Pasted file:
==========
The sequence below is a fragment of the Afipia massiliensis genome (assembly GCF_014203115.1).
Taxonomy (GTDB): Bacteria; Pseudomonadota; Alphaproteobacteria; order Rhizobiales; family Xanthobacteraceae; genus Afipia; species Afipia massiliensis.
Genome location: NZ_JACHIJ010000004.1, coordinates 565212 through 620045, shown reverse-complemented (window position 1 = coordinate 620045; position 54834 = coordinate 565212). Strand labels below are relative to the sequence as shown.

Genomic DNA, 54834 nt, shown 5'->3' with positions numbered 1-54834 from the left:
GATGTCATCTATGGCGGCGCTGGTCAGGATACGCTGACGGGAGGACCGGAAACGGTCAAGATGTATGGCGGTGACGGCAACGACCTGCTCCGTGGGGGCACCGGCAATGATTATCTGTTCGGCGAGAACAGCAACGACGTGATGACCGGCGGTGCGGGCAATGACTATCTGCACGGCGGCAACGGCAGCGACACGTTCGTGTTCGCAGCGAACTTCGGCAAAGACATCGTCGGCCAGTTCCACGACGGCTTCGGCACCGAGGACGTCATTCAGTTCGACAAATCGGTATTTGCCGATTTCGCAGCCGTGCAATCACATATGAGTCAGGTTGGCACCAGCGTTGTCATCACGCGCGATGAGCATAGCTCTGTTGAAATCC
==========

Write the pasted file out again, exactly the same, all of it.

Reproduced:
The sequence below is a fragment of the Afipia massiliensis genome (assembly GCF_014203115.1).
Taxonomy (GTDB): Bacteria; Pseudomonadota; Alphaproteobacteria; order Rhizobiales; family Xanthobacteraceae; genus Afipia; species Afipia massiliensis.
Genome location: NZ_JACHIJ010000004.1, coordinates 565212 through 620045, shown reverse-complemented (window position 1 = coordinate 620045; position 54834 = coordinate 565212). Strand labels below are relative to the sequence as shown.

Genomic DNA, 54834 nt, shown 5'->3' with positions numbered 1-54834 from the left:
GATGTCATCTATGGCGGCGCTGGTCAGGATACGCTGACGGGAGGACCGGAAACGGTCAAGATGTATGGCGGTGACGGCAACGACCTGCTCCGTGGGGGCACCGGCAATGATTATCTGTTCGGCGAGAACAGCAACGACGTGATGACCGGCGGTGCGGGCAATGACTATCTGCACGGCGGCAACGGCAGCGACACGTTCGTGTTCGCAGCGAACTTCGGCAAAGACATCGTCGGCCAGTTCCACGACGGCTTCGGCACCGAGGACGTCATTCAGTTCGACAAATCGGTATTTGCCGATTTCGCAGCCGTGCAATCACATATGAGTCAGGTTGGCACCAGCGTTGTCATCACGCGCGATGAGCATAGCTCTGTTGAAATCC